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GOING GREEK: Church prepares for annual Greek festival
by Sarah Anne Voyles
svoyles@neighbornewspapers.com
October 01, 2013 05:15 PM | 1581 views | 0 0 comments | 19 19 recommendations | email to a friend | print
Staff / Katherine Frye / From left, George Peppas and Mary Balsamides prepare food for the Atlanta Greek Festival.
Staff / Katherine Frye / From left, George Peppas and Mary Balsamides prepare food for the Atlanta Greek Festival.
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Throughout the Greek Orthodox Cathedral drifts the aroma of baklava, souvlaki and other traditional Greek foods as volunteers prepare for the 38th annual Atlanta Greek Festival.

It started as a family picnic, but through the years the event grew into a food festival for the community. It is put on each year for two reasons – to educate the community on Greek culture and faith and to give back with a charitable contribution. The Rev. Paul Kaplanis said the biggest amount of the donation goes to Children’s Healthcare of Atlanta.

“Everyone started inviting their friends and family to this picnic and it evolved into a food festival,” Kaplanis said.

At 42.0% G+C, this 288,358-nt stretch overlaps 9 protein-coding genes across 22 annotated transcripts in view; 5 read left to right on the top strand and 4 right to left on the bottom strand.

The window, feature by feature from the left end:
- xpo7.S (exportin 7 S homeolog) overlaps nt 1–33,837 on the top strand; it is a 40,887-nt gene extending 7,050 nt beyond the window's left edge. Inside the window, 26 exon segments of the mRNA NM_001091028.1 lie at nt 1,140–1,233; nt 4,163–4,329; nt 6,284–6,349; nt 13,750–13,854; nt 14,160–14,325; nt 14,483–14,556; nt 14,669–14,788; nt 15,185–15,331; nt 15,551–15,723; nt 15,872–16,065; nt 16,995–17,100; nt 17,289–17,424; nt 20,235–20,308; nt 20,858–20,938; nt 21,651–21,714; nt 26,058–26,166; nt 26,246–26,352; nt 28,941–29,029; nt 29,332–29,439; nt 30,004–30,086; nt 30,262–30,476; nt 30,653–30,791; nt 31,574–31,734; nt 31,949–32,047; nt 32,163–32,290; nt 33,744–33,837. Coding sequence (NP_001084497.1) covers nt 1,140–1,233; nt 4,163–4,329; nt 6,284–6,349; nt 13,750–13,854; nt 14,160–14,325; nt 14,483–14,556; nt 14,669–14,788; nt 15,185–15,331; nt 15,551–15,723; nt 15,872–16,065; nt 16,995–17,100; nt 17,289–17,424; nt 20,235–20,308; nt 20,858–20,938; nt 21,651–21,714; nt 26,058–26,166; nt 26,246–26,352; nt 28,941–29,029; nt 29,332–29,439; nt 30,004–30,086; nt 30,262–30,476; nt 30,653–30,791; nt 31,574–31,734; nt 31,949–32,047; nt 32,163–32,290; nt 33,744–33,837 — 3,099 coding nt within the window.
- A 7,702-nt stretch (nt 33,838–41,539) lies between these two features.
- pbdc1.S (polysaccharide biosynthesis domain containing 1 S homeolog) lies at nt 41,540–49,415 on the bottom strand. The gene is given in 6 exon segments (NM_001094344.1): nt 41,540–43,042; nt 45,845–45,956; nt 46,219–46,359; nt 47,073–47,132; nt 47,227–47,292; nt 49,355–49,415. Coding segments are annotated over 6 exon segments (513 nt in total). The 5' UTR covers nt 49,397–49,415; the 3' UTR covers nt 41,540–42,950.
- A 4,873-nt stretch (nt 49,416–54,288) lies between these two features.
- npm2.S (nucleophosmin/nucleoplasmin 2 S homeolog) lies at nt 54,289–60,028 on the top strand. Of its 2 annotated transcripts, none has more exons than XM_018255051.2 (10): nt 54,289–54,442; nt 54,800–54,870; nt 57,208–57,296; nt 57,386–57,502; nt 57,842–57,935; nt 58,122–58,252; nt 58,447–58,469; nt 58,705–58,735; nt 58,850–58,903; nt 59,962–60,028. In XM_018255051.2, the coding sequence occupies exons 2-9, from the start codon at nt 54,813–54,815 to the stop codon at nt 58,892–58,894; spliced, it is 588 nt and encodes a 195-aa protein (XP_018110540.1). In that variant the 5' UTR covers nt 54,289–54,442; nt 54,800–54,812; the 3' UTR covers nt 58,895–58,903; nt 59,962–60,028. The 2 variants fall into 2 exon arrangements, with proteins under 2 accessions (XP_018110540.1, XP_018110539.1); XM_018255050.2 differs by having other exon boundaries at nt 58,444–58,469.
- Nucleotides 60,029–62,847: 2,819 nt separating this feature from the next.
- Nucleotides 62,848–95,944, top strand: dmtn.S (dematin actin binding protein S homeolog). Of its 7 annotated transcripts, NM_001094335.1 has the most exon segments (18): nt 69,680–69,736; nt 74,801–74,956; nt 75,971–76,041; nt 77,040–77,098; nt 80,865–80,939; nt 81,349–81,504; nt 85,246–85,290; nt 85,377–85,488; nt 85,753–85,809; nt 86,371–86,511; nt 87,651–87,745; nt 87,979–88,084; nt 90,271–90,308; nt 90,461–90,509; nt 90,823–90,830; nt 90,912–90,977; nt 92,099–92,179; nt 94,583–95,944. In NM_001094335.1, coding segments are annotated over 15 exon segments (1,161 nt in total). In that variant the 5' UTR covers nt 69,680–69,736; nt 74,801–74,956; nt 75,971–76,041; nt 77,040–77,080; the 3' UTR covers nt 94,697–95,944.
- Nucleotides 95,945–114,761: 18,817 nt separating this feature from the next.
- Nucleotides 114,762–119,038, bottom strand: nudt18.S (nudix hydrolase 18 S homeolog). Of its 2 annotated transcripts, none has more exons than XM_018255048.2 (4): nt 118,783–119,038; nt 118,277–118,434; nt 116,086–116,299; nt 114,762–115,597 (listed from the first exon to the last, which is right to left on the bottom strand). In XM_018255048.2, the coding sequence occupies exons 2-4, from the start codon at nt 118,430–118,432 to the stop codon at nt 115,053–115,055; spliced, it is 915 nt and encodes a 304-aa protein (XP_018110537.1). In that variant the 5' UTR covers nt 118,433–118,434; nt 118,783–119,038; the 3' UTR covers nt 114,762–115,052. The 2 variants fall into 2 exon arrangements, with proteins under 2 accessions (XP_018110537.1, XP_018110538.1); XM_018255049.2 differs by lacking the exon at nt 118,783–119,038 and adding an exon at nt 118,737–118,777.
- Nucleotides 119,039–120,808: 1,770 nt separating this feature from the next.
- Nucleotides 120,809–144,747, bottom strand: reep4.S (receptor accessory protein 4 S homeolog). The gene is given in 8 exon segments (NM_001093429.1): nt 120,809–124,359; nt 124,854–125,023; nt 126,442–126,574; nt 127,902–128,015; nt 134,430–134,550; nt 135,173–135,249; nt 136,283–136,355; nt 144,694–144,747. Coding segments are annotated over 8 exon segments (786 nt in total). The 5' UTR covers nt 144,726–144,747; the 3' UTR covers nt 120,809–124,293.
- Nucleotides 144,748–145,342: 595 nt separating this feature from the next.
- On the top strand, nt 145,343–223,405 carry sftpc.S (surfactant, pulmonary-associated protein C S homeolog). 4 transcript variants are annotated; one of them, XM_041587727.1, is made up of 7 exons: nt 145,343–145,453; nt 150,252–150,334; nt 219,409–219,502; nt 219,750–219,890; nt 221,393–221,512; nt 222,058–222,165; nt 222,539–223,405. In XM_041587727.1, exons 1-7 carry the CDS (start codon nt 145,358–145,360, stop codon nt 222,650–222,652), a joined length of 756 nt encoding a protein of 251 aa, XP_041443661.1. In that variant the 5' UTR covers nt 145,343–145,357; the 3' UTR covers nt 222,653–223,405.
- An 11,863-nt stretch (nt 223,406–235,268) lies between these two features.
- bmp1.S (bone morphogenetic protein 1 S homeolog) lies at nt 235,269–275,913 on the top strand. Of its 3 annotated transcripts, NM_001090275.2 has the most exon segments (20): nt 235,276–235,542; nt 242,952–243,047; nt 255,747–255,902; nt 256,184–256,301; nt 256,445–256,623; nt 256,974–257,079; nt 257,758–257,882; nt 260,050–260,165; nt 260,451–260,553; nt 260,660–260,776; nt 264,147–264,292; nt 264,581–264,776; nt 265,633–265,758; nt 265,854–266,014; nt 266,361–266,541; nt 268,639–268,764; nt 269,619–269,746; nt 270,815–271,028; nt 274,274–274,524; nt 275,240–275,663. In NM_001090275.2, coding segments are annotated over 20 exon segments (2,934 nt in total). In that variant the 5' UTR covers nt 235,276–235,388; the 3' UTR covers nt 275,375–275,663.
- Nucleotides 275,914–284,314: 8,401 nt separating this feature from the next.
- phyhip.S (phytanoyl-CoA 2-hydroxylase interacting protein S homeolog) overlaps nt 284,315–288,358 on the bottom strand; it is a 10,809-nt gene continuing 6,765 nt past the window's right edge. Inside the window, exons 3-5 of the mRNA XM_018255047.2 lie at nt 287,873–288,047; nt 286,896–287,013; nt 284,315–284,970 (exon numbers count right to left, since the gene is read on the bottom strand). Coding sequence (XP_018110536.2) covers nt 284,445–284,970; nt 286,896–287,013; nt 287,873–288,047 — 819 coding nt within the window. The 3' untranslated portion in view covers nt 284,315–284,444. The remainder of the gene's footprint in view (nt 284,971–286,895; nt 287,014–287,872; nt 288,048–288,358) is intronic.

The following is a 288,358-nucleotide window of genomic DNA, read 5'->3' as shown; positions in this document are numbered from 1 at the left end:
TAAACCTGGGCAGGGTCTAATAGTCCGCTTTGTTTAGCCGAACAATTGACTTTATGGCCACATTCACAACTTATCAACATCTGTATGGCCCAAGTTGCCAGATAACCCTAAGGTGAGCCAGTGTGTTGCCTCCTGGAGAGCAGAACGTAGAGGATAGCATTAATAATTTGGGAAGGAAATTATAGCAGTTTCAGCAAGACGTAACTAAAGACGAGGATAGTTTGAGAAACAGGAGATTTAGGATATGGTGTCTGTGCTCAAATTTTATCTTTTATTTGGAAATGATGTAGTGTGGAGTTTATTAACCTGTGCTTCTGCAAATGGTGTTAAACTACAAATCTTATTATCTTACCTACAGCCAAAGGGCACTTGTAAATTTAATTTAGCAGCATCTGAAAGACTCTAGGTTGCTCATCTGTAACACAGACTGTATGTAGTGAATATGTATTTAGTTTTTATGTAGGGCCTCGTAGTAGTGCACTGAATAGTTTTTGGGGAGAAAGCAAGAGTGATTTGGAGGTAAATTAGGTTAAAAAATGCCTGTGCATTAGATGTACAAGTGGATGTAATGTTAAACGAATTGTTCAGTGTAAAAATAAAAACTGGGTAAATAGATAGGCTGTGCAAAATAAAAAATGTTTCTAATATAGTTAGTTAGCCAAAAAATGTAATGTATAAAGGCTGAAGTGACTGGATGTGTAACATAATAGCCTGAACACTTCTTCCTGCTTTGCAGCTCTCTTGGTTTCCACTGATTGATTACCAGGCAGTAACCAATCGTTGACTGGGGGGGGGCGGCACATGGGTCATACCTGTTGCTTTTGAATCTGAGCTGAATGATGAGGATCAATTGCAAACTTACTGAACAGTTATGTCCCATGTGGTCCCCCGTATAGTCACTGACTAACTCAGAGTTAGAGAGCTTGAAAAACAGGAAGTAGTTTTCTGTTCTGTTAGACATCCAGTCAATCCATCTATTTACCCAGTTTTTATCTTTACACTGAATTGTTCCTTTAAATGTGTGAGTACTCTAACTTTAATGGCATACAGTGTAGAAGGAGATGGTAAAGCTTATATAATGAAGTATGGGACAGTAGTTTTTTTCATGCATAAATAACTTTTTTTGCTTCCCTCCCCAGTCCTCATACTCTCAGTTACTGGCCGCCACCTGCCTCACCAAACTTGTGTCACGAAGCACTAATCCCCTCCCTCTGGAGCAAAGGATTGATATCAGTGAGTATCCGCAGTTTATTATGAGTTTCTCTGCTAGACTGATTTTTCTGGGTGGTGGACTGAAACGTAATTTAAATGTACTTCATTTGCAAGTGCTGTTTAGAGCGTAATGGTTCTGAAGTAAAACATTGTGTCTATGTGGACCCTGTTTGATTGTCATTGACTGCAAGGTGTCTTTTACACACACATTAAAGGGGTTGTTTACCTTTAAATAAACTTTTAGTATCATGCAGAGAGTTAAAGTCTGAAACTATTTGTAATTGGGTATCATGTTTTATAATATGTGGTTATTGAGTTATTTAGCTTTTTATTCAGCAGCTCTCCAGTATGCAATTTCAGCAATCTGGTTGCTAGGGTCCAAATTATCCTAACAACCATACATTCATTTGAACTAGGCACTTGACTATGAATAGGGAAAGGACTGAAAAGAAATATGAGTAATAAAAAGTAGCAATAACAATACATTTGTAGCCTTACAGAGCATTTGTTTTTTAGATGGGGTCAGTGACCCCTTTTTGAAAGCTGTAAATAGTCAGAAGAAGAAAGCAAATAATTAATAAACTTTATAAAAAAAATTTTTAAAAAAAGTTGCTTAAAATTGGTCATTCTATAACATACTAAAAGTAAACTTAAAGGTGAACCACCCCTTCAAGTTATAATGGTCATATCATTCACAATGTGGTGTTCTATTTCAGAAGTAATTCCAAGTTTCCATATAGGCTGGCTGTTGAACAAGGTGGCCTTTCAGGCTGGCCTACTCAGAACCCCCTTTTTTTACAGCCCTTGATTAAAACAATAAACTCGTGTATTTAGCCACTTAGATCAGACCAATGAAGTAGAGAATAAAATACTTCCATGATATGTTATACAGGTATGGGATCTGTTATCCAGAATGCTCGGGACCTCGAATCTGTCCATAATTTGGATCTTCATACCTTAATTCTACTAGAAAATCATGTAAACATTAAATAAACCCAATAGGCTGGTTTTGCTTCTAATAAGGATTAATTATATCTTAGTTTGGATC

“I think the perspective from the people coming to it is the food comes first, people really enjoy eating the Greek food and the pastries and the entertainment comes next.”

The festival co-chairman Ted Kipreos said this weekend is a great way to experience what it is like to be Greek for the day. He said volunteers not only come from this parish but from other Greek Orthodox churches in the area.

Kaplanis said more than 1,000 volunteers from the community help prepare the food for the festival. He said they expect to have 25,000 to 30,000 attend the event.

“It is not only the three and a half days where the volunteers are working here but several months of preparation,” Kaplanis said. “The thing we love about it is it gives people within the parish a chance to work with someone they normally do not get to see.”

During the food preparation week, the volunteers formed an assembly line as they put together souvlaki plates. One volunteer weighed the meat and placed it in bowls for others to insert the pork on the skewers.

Kipreos said volunteers hand rolled 30,000 koulouria, a sweet pastry twisted for its shape. Other sweet treats include more than 50,000 pieces of baklava, almond crescents, flogeres, galatobwouriko, kataifi, kourabiedes and melomacarona.

Besides pastries, other traditional Greek dishes will include moussaka, pastitsio and lamb. Organizers also added a new plate to the menu this year – beef kapama.

Along with the food, the festival will feature vendors from around the country in the educational building, 30-minute tours of the church and traditional Greek dances.

If you go:
When: Thursday 5 to 10 p.m., Friday and Saturday 11 a.m. to 11 p.m. and Sunday 11 a.m. to 7 p.m.
Where: Greek Orthodox Cathedral 2500 Clairmont Road, Atlanta
Cost: Adults $5 and children 12 and under are free
Information: www.atlantagreekfestival.org
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